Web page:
Larm is an accessory for Labyrinth Lord, easily convertible, of course, published by Brave Halfling Publishing. It is written by Moritz Mehlem, with art by Andy “Atom” Taylor. The PDF, which I bought a couple of weeks ago at RPGNow, runs 27 pages in all, and details a village of 112 inhabitants, providing several small adventures which, are designed to introduce beginning players to the basic concepts of adventuring in a D&D world and the mechanics of game-play. Two mini-dungeons, a wilderness encounter, and a couple of investigatory “city” pieces are provided. The village is well detailed, with 33 keyed locations, associated NPC’s, a rumour table, historical information and a map of the village. We get a quick overview of daily life in Larm, providing us with information on the sort of commonplace events that the villagers engage in throughout the week. There are lists of goods, with prices, for the various stores. All 112 NPC’s living in Larm are listed in their associated key entries. Many are provided with an economical, yet effective presentation of their personality, background and motivations. Some are just mentioned, as in the case of children, acolytes, etc. Larm also features three maps of the adventure sites and a Mayor’s Proclamation player’s handout. Aside from the cover piece, which is reproduced on the title page, there are 12 other illustrations, two of those being very small equipment type pieces.
There are nice little touches throughout Larm. The rumor table entries, also list, when applicable, the location key number associated with the person, place or thing being gossiped about. A table near the beginning of the book, lists all the places which appear in the key entries, along with the number of NPC’s which are associated with the location. There’s some great role-playing opportunities in Larm and player’s may find themselves involved with some more light-hearted interactions, as well as with more serious dealings.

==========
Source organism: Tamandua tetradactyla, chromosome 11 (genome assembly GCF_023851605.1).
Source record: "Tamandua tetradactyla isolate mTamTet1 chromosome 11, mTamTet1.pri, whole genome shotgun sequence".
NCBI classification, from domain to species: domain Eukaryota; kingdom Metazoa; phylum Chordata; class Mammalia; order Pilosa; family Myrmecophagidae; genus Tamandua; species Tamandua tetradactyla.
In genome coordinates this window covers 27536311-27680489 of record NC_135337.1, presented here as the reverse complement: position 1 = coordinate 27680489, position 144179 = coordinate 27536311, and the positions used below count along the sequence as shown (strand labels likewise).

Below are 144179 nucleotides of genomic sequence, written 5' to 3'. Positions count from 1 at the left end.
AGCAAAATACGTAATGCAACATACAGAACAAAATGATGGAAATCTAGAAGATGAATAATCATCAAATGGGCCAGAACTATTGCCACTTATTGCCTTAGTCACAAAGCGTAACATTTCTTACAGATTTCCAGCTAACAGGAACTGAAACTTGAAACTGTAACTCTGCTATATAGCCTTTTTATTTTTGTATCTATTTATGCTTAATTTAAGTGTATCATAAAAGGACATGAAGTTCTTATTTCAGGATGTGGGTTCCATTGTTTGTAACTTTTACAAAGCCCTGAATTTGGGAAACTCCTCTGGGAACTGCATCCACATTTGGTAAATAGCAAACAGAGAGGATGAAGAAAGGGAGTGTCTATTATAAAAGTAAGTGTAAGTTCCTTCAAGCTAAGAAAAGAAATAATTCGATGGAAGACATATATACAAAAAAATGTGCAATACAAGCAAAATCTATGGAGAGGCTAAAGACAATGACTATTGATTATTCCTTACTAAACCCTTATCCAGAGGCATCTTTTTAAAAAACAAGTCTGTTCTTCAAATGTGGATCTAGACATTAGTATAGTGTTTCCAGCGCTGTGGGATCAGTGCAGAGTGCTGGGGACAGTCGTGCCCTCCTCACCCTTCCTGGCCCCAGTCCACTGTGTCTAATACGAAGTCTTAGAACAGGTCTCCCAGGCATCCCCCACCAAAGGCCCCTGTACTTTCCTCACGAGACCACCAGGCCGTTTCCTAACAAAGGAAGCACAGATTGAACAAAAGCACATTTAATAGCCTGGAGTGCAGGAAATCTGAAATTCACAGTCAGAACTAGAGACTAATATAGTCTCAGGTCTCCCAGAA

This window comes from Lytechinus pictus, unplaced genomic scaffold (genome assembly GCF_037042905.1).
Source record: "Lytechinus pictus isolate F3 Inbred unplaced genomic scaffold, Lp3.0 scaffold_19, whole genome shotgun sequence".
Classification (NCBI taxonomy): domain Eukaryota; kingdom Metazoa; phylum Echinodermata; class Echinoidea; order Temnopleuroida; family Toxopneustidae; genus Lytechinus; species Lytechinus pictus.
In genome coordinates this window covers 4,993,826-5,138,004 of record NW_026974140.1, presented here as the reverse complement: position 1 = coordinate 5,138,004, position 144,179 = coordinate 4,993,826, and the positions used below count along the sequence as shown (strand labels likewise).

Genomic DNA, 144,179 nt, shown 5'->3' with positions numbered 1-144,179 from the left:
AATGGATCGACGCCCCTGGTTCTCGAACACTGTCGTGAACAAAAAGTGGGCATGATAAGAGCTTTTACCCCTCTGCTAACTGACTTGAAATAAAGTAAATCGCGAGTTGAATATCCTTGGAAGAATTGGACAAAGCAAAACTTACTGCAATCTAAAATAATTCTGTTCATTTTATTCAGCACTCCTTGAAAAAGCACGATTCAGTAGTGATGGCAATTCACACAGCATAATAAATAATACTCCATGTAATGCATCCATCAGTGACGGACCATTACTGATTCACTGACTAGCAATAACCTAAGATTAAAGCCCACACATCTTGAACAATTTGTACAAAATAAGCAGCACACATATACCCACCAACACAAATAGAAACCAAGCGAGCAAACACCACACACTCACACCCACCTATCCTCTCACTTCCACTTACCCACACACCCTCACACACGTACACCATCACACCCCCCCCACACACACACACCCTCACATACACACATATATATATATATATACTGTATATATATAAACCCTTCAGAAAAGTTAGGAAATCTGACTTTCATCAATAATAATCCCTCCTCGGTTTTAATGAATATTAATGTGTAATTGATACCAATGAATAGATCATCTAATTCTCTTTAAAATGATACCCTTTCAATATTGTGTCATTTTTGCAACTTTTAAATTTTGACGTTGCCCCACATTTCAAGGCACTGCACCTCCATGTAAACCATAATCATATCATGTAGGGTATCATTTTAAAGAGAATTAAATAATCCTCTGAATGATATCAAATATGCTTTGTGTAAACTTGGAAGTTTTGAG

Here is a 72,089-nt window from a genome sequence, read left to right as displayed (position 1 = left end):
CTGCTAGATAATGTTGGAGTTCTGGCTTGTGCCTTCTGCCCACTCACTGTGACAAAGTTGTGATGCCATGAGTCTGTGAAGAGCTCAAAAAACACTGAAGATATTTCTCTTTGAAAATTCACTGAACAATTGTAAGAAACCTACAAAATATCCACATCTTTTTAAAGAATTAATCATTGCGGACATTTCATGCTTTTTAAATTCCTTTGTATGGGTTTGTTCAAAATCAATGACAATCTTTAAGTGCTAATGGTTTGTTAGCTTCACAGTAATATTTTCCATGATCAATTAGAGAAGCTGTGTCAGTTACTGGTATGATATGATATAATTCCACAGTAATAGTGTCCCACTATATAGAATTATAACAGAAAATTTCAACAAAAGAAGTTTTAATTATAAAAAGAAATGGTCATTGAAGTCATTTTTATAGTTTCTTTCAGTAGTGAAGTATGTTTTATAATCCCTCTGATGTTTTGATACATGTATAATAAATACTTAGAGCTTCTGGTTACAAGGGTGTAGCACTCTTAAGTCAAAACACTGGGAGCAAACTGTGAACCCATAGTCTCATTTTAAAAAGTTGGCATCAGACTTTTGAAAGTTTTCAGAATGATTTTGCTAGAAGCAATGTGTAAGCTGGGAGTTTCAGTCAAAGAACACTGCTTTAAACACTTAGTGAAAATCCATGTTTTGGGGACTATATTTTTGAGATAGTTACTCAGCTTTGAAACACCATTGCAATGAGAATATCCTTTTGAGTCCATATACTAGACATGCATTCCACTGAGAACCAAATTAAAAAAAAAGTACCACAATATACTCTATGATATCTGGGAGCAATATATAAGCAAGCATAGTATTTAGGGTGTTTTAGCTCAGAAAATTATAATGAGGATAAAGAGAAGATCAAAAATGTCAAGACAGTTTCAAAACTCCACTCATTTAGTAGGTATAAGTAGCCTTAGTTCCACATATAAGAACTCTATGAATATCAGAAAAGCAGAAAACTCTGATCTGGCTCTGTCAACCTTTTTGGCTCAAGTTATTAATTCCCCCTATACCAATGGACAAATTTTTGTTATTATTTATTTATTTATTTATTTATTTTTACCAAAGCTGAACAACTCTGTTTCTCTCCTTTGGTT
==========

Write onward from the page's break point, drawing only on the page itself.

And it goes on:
While more experienced groups will find the two dungeons to be rather rudimentary in and of themselves, the role-playing aspects can make these worthwhile, even for seasoned players. They also serve to provide further details of life in Larm, as well as the history of the village. They’re great for introducing new players to the basics. The wilderness adventure, while simple, will require some thought and tactical planning, serving as a nice adventuring 101 lesson, which, should also be involved enough to engage more experienced players. I may be biased on that last observation, as I really enjoy this particular type of set-up and the necessities involved for success. The investigatory adventures, while pretty basic, as well, provide excellent role-playing opportunities. Of course, any of this can easily be adapted to the needs of the DM and his/her group.
If you’re introducing new players to the game, then Larm’s adventures are perfect for showing them the ropes. Some are of the over and done with type, others are wedded to deeper events and concerns, or, the history of Larm. Once the newbs get an idea of what their doing, they’ll then be ready for the DM to create more involved adventures. Larm will serve as a useful, friendly spot of civilization for the characters to call home, serve as a base for forays into more dangerous lands, nearby, allow the characters to make some friends and perhaps, some enemies, as well.
If you need a well designed village environment, Larm is a solid choice and should serve you, very well. A lot of information is provided, in an economical, well thought-out fashion. Overall, I found Larm to be Charming, very Useful and Pleasing to my DMing sensibilities. I like Larm a lot and encourage everyone to check it out.
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